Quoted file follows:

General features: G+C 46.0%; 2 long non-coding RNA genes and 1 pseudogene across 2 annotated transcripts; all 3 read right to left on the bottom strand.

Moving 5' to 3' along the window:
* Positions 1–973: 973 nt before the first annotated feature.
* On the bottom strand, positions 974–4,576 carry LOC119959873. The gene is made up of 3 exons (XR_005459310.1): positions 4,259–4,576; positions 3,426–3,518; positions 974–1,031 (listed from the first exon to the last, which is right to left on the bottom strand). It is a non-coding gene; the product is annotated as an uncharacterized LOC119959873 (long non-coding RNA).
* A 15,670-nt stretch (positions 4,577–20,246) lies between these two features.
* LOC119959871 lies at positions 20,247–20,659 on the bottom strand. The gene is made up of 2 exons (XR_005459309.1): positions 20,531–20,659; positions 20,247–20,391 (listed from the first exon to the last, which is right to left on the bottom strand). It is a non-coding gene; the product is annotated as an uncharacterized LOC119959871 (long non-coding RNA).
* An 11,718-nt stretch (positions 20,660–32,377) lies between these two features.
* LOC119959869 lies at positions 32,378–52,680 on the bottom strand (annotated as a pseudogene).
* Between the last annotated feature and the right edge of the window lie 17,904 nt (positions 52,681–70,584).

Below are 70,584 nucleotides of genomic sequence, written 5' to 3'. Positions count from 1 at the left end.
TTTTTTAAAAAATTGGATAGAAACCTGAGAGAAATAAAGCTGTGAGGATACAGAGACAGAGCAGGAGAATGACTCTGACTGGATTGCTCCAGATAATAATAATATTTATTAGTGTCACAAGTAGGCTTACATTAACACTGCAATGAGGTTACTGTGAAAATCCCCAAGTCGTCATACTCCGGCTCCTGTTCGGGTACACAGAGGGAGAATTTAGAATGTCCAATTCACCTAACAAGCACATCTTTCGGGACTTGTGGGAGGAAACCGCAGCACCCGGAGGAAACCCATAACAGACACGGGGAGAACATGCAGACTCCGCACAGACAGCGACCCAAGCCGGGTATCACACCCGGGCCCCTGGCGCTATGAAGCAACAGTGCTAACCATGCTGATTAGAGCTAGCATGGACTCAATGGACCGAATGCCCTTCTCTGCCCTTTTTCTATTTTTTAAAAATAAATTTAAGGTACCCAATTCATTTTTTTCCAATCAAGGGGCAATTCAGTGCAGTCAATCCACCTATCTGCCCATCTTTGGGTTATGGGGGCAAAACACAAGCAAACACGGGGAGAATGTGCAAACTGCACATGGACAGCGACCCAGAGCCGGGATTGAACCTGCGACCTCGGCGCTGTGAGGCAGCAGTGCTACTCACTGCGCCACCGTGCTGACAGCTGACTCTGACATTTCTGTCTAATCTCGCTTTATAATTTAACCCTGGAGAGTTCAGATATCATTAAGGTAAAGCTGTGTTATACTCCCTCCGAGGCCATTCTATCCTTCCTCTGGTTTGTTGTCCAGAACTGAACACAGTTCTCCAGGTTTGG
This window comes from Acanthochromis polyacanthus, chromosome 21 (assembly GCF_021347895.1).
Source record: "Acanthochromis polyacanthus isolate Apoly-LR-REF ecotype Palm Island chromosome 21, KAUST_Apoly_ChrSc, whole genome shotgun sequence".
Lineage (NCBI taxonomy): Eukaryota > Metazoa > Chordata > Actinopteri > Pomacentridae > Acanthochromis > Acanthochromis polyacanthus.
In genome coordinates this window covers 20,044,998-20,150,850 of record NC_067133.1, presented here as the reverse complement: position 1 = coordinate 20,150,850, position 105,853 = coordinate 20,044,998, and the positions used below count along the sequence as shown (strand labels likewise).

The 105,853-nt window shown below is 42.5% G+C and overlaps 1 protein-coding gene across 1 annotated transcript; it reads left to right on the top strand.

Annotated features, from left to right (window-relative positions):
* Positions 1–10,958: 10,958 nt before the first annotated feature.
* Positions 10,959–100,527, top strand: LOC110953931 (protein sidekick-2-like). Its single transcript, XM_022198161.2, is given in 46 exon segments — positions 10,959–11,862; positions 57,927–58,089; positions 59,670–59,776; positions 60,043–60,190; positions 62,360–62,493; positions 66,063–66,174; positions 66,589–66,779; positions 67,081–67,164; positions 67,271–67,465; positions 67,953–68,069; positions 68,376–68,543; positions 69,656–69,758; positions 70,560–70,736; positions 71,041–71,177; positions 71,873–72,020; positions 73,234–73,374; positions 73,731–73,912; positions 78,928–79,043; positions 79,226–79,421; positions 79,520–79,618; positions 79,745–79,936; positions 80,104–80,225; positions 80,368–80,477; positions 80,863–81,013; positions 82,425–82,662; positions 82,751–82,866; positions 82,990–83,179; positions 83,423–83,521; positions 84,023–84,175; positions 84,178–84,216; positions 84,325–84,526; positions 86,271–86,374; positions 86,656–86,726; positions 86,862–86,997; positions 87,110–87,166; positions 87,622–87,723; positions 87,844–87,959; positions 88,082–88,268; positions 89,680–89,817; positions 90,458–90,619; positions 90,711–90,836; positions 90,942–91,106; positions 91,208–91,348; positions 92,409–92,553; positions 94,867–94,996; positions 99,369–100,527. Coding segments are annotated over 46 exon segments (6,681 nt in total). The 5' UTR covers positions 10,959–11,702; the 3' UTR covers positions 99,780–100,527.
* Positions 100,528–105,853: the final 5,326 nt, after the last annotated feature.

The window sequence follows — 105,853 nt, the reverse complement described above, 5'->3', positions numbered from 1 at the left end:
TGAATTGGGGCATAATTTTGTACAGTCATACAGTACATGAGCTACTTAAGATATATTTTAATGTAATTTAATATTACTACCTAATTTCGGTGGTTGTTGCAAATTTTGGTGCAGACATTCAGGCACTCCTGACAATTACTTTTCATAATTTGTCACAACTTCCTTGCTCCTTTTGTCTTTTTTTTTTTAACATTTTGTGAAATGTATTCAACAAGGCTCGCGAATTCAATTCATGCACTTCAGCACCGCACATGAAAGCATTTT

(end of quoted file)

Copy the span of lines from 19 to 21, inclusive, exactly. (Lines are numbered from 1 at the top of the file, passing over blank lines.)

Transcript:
* Positions 10,959–100,527, top strand: LOC110953931 (protein sidekick-2-like). Its single transcript, XM_022198161.2, is given in 46 exon segments — positions 10,959–11,862; positions 57,927–58,089; positions 59,670–59,776; positions 60,043–60,190; positions 62,360–62,493; positions 66,063–66,174; positions 66,589–66,779; positions 67,081–67,164; positions 67,271–67,465; positions 67,953–68,069; positions 68,376–68,543; positions 69,656–69,758; positions 70,560–70,736; positions 71,041–71,177; positions 71,873–72,020; positions 73,234–73,374; positions 73,731–73,912; positions 78,928–79,043; positions 79,226–79,421; positions 79,520–79,618; positions 79,745–79,936; positions 80,104–80,225; positions 80,368–80,477; positions 80,863–81,013; positions 82,425–82,662; positions 82,751–82,866; positions 82,990–83,179; positions 83,423–83,521; positions 84,023–84,175; positions 84,178–84,216; positions 84,325–84,526; positions 86,271–86,374; positions 86,656–86,726; positions 86,862–86,997; positions 87,110–87,166; positions 87,622–87,723; positions 87,844–87,959; positions 88,082–88,268; positions 89,680–89,817; positions 90,458–90,619; positions 90,711–90,836; positions 90,942–91,106; positions 91,208–91,348; positions 92,409–92,553; positions 94,867–94,996; positions 99,369–100,527. Coding segments are annotated over 46 exon segments (6,681 nt in total). The 5' UTR covers positions 10,959–11,702; the 3' UTR covers positions 99,780–100,527.
* Positions 100,528–105,853: the final 5,326 nt, after the last annotated feature.

The window sequence follows — 105,853 nt, the reverse complement described above, 5'->3', positions numbered from 1 at the left end: